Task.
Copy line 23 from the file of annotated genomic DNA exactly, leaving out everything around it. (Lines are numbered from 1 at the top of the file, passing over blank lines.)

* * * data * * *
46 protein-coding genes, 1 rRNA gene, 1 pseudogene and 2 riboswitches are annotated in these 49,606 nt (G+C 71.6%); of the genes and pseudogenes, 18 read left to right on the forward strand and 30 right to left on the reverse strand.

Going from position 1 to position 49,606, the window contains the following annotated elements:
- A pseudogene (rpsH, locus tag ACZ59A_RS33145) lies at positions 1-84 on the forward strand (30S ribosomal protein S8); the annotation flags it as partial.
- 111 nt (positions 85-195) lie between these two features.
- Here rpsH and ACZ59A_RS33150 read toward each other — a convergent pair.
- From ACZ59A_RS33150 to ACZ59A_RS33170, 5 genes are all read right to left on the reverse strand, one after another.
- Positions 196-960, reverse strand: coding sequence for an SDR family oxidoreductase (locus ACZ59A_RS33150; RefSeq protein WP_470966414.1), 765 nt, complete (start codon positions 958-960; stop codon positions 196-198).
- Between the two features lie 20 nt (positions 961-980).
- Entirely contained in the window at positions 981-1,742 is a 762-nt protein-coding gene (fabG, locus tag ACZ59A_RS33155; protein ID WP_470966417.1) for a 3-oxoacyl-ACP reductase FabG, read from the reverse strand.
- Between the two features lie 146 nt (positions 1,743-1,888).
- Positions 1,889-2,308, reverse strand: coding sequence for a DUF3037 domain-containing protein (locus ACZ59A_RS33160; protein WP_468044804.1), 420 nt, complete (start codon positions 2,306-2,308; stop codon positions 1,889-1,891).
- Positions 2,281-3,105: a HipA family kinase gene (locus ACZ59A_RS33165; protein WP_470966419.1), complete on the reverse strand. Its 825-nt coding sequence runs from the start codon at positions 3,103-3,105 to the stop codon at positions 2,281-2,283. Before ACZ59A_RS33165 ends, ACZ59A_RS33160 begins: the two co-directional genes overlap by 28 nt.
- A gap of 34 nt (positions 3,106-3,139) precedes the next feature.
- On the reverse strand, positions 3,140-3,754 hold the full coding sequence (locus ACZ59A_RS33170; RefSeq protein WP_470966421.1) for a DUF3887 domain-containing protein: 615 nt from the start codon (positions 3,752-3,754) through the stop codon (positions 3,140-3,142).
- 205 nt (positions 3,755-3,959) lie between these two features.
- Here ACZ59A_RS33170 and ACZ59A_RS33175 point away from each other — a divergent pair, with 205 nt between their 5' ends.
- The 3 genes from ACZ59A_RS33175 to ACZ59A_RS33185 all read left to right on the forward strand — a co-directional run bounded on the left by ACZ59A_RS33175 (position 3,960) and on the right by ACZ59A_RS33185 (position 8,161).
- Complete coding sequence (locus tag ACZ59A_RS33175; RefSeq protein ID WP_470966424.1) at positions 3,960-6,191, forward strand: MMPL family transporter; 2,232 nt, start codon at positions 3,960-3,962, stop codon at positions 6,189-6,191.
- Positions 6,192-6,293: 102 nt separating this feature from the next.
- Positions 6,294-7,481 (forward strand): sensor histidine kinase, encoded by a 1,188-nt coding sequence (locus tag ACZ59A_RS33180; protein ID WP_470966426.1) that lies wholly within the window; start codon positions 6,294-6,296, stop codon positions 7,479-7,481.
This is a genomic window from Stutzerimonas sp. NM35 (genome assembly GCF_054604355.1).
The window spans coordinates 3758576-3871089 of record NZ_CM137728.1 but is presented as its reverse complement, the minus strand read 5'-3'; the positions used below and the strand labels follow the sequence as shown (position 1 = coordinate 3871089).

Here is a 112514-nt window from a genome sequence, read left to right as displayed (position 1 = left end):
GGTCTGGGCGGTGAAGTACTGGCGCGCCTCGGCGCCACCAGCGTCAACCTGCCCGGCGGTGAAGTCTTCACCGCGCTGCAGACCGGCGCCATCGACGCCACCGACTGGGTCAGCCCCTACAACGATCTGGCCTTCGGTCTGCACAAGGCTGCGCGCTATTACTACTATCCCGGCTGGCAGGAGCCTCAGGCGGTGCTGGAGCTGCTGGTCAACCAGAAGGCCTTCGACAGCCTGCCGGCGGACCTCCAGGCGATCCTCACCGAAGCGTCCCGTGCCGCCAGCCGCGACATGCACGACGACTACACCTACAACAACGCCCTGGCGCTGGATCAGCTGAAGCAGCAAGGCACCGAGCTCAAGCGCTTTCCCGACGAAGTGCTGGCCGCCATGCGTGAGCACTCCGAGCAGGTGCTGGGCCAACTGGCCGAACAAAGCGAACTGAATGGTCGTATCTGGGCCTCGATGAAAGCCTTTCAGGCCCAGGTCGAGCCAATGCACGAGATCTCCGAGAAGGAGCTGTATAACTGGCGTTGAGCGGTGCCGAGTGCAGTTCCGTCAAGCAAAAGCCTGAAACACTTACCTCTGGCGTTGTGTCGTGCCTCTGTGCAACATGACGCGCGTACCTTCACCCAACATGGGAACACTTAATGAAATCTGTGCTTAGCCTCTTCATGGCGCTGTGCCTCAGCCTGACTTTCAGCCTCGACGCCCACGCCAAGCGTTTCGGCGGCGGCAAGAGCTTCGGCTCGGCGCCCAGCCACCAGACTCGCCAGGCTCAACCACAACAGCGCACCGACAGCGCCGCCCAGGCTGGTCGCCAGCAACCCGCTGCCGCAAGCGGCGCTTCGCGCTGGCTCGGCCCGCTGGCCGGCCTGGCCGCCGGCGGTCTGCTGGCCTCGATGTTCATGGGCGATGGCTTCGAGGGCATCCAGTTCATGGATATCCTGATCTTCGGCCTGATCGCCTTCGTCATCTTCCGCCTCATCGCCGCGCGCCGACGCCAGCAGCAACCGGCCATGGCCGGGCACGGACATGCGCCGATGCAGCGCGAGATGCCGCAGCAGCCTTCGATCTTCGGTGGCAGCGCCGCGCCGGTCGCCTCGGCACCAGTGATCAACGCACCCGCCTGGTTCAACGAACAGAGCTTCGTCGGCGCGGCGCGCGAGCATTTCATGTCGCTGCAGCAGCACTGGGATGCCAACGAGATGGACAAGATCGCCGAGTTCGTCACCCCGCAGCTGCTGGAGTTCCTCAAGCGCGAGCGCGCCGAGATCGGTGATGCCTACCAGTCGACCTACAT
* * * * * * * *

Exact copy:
Here is a 112514-nt window from a genome sequence, read left to right as displayed (position 1 = left end):